With more employees travelling than ever before, are organisations covering all the risks facing their executives on the road?
People get ill or injured when travelling. Some occasionally die. It is not a matter of if, but of when this happens, and executives and managers are not spared being part of the statistics. McDonald’s former CEO Jim Cantalupo suffered a fatal heart attack while attending a meeting of restaurant franchise owners in Orlando, Florida. His successor, Charlie Bell died of cancer less than a year later. Medical risks are rising for most executives who spend much of their time travelling.
As it becomes ever easier to travel for business, overseas relocations are rapidly being replaced by short-duration assignments. With executives expected to be in multiple locations over short periods of time, even the duration of each trip is falling and the frequency of journeys is growing. According to research by PwC, assignee levels have increased by 25 percent over the past decade and this is expected to grow by a further 50 percent by 2020.
Most frequent flyers have a general sense of awareness about the most salient risks facing them, such as accidents, terrorism or infectious diseases. But few of them consider that the worst could actually happen to them and even fewer realise the true magnitude of the danger in international mobility, such as environmental, cultural or occupational risks faced on the road.
The cost of failure
A broken bone or a wound sustained in a dangerous country might be compounded by the inability to communicate in a foreign language or understand the nuances of procedures in a foreign hospital. Dormant or unknown chronic diseases could also surface when an executive is thousands of miles away from home. Time zone differences, work obligations, climate and pollution can all cause extreme stress. In some parts of the world, psychiatric illness is treated as a criminal offence. In others, it is not a custom for doctors to share critical information, leading to confusion for the patient.
According to data from International SOS, the costs of failure are far beyond the costs needed to set up a successful international assignment. Looking at expatriation, the average cost of an international placement is around US$311,000 but the cost of failure can be US$570-950,000, the hefty direct costs of evacuating an employee, transporting their family to the bedside, attending to the employee’s health needs, and the loss in productivity and training. This figure does not even include such non-direct costs as reputation damage, loss of market share, and possible higher attrition among the workforce.
Protecting the most precious asset
In the 2015 Return on Prevention study, the International SOS Foundation and Prevent examined a pre-travel health screening programme for international assignees, which found that for every US$1 invested, there is a US$2.53 return for the company that initiated the programme. The programme scope included identifying pre-existing medical issues before assigning employees to a foreign country and identifying general and work-related health problems before departure.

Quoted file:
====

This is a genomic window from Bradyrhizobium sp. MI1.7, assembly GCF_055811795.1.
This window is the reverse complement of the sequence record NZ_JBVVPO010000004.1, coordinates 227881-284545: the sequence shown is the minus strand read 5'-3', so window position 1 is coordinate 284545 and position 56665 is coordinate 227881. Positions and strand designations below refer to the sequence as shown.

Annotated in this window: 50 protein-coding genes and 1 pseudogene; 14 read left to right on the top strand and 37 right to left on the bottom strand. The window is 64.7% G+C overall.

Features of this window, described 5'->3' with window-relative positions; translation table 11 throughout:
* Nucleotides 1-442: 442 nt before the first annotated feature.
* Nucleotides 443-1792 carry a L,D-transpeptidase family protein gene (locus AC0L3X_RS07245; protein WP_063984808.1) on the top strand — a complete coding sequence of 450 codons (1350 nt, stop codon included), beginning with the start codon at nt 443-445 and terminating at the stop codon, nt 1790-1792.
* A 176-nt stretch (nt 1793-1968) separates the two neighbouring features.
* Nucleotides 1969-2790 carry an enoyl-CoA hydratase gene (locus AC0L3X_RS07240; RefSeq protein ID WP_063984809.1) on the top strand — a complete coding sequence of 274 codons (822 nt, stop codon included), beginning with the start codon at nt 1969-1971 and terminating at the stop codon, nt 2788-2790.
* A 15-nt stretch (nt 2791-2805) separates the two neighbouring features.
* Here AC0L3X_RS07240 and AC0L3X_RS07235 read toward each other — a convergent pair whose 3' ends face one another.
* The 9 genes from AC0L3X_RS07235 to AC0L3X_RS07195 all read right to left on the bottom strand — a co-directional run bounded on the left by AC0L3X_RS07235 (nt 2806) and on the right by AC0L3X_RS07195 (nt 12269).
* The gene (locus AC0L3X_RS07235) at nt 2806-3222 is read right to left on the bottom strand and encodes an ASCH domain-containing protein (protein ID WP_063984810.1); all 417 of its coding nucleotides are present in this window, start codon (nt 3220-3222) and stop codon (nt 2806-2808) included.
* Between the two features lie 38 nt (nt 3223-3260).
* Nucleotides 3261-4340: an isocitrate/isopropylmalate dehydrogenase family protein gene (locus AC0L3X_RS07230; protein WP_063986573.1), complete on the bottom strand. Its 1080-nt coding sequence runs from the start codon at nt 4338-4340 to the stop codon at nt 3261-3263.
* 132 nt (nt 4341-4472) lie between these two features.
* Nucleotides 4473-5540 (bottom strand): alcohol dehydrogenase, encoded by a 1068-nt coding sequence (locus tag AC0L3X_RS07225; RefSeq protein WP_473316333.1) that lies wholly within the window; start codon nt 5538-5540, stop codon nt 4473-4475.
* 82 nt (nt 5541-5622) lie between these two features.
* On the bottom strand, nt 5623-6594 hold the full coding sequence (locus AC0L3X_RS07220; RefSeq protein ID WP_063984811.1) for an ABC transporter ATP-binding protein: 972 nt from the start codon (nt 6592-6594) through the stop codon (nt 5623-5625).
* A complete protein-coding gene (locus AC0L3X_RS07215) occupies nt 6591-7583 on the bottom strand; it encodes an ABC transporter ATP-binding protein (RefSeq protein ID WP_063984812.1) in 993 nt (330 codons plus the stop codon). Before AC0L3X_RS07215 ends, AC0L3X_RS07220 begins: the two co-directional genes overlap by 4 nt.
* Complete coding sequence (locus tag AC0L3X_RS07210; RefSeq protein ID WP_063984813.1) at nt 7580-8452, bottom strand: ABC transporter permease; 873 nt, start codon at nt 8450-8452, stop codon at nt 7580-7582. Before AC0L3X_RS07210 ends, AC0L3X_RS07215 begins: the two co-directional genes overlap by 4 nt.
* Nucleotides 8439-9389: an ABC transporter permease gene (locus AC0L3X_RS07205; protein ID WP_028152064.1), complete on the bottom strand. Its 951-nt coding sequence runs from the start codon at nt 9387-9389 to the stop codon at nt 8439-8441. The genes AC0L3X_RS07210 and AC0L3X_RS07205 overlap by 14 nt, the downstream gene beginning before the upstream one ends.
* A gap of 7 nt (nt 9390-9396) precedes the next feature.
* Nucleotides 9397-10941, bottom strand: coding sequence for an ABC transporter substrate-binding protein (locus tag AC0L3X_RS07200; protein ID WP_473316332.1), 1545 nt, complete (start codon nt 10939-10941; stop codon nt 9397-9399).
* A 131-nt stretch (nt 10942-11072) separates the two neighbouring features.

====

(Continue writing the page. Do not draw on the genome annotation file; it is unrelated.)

Therefore an essential first step to protecting travellers is pre-screening in the pre-departure stage of travel through assessment of risks. However, support may also be needed once the employee is in the field and they may also need emergency assistance on the road. Critical information that could guide someone in trouble might at least help someone avoid abandoning an assignment and at best save a life.
For instance, in a recent case, a volunteer working for an NGO on a mission in a rural part of a South Asian country was licked by a dog in a village and started to be extremely concerned about the possibility of catching Rabies. She was convinced that she should return to her home country for treatment, but after calling a medical advisor, the incident was deemed to pose no threat. She continued with her mission, avoiding the potential costs of evacuation and felt more comfortable by the next day, when she checked in with the medical advisor.
The reassurance felt by the volunteer from talking to the medical advisor gave her a sense of support and comfort from her organisation. The information offered by the medical advisor allowed the employer to save costs, fulfil the Duty of Care, and ensure business continuity.
Duty of loyalty
Duty of Care is not solely a theoretical concept. Following it creates benefits for companies. The Duty of Care exhibited in this case created a duty of loyalty from the employee back to the company. As Herb Kelleher, the former CEO of Southwest Airlines said, “You put your employees first. If you truly treat your employees that way, they will treat your customers well, your customers will come back, and that’s what makes your shareholders happy.”
As with any other risk, prevention works better than remediation. Asking yourself what you can do as an organisation to minimise travel risks to employees can pay huge dividends in the long run but this is not a one way street. Employees also need to play their role, flagging health problems and staying aware of the dangers on the road. However, this won’t happen efficiently if they don’t have good role models. If you want them to have one, start right here. If you’re a leader, take care of your own health on the road!
Sameer Hasija is an Assistant Professor of Technology and Operations Management at INSEAD.
Gilles Hilary is a Professor of Accounting and Control at INSEAD and The Mubadala Chaired Professor in Corporate Governance and Strategy. He is also a contributing faculty member to the INSEAD Corporate Governance Initiative.
Greg Jakubowski is the Regional Medical Director, Corporate Solutions, Asia at International SOS.